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The Irish Times Magazine - - FOOD- FILE -

The tran­si­tion be­tween au­tumn and win­ter is a joy­ful sea­son for cooks – there’s hardly a more suit­able time of year for fill­ing a cast- iron pot with a com­fort­ing stew of meat or veg­eta­bles des­tined for a spell of sim­mer­ing, brais­ing or slow- cook­ing. Adding to the de­light of this whole­some process is the fact that th­ese one- pot won­ders are the gifts that keep on giv­ing – have you ever no­ticed that a stew tastes even bet­ter the next day?

Whether it’s a pot of po­tato and leek soup, a pa­prika- spiced goulash or a turmeric and mus­tard seed curry, there is a cer­tain sta­ble of leftovers that im­prove with age. What is it about a soup, stew or curry that al­lows flavours to de­velop whereas other food, like chips or salad, have a short shelf life?

The food writer Guy Crosby, who was sci­ence ed­i­tor at Cooks Il­lus­trated for more than a decade, puts this pleas­ant phe­nom­e­non down to chem­i­cal re­ac­tion. Ac­cord­ing to Crosby, “even af­ter cook­ing ceases, many chem­i­cal re­ac­tions con­tinue to take place in foods. In the case of a soup or stew con­tain­ing milk or cream, the lac­tose breaks down into sweeter- tast­ing glu­cose. Sim­i­larly, the car­bo­hy­drates in onions de­velop into sug­ars such as fruc­tose and glu­cose. Pro­teins in meat turn into in­di­vid­ual amino acids that act as flavour en­hancers. Fi­nally, starches in po­ta­toes and flour break down into flavour­ful com­pounds.”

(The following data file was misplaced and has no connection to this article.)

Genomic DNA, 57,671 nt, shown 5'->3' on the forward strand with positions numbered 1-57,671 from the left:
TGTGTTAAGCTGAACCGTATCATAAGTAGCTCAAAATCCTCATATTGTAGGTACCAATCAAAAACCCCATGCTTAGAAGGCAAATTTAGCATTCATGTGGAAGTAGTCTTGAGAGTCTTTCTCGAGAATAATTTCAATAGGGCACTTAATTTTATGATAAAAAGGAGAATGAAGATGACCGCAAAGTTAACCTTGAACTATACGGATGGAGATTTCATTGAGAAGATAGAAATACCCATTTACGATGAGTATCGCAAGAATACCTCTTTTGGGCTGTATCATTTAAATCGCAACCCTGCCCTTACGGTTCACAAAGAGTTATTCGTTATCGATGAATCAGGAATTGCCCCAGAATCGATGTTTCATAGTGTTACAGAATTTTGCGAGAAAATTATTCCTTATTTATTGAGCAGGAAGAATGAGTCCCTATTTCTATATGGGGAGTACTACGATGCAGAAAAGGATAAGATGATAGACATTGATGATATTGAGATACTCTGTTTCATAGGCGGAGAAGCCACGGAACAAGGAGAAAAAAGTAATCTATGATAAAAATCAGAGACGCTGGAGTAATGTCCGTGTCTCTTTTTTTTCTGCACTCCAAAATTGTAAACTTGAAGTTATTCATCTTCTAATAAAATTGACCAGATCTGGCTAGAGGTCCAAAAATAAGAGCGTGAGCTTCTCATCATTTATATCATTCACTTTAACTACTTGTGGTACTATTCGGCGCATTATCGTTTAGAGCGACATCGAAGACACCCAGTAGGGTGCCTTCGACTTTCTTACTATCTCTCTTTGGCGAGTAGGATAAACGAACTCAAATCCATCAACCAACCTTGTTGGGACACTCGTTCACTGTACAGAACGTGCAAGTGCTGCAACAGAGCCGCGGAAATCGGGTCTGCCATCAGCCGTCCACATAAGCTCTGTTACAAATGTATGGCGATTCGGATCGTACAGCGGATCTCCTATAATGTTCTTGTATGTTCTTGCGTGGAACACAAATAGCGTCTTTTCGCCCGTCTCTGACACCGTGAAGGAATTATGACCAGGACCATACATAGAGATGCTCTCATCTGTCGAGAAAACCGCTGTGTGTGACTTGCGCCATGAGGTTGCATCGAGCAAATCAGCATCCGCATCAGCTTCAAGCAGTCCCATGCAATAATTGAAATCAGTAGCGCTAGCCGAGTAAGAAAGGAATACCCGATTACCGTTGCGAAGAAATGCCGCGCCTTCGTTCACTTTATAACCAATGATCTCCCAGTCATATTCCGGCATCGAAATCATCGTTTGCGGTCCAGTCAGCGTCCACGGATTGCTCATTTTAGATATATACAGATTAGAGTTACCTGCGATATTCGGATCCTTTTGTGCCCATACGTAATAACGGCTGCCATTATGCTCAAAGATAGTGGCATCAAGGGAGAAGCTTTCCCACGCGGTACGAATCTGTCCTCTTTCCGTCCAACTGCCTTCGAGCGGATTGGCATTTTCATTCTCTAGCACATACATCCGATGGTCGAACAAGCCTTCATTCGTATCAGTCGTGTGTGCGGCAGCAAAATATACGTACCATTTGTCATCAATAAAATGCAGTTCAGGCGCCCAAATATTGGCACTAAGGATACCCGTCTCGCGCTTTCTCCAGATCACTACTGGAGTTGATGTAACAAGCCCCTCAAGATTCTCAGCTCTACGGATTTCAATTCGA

The In­sti­tute of Food Tech­nol­o­gists agrees that it’s down to con­tin­u­ous chem­i­cal ac­tiv­ity that pro­duce more or even new flavour mol­e­cules. “Some flavour en­hance­ment may in­volve the break­down of pro­teins to re­lease amino acids such as glu­ta­mate and small nu­cleo­tides that in­ter­act to en­hance savoury, meaty umami taste or re­ac­tion of amino acids with sug­ars to pro­duce new flavour mol­e­cules by the Mail­lard re­ac­tion ( brown­ing), which can oc­cur when the leftovers are re­heated.”

In 2000 Dr Mau­reen Cooper of Stir­ling Uni­ver­sity con­ducted re­search on why pizza tasted so good cold. In a BBC News in­ter­view, she name- checked the tomato purée as a cru­cial fac­tor of pizza’s long- term ap­peal, as well as the fi­bres of a tra­di­tional pizza base be­ing able to trap wa­ter. Ac­cord­ing to her re­search, both com­po­nents ap­peared to prevent the fat from the cheesy top­pings seep­ing through and mak­ing the base soggy. “Oil and wa­ter do not mix,” says Dr Cooper. “Be­cause the fat does not go through to the base, the pizza it­self tastes so much bet­ter. That is not the same for chips, which are not rec­om­mended for eat­ing cold.”

Aoife McEl­wain

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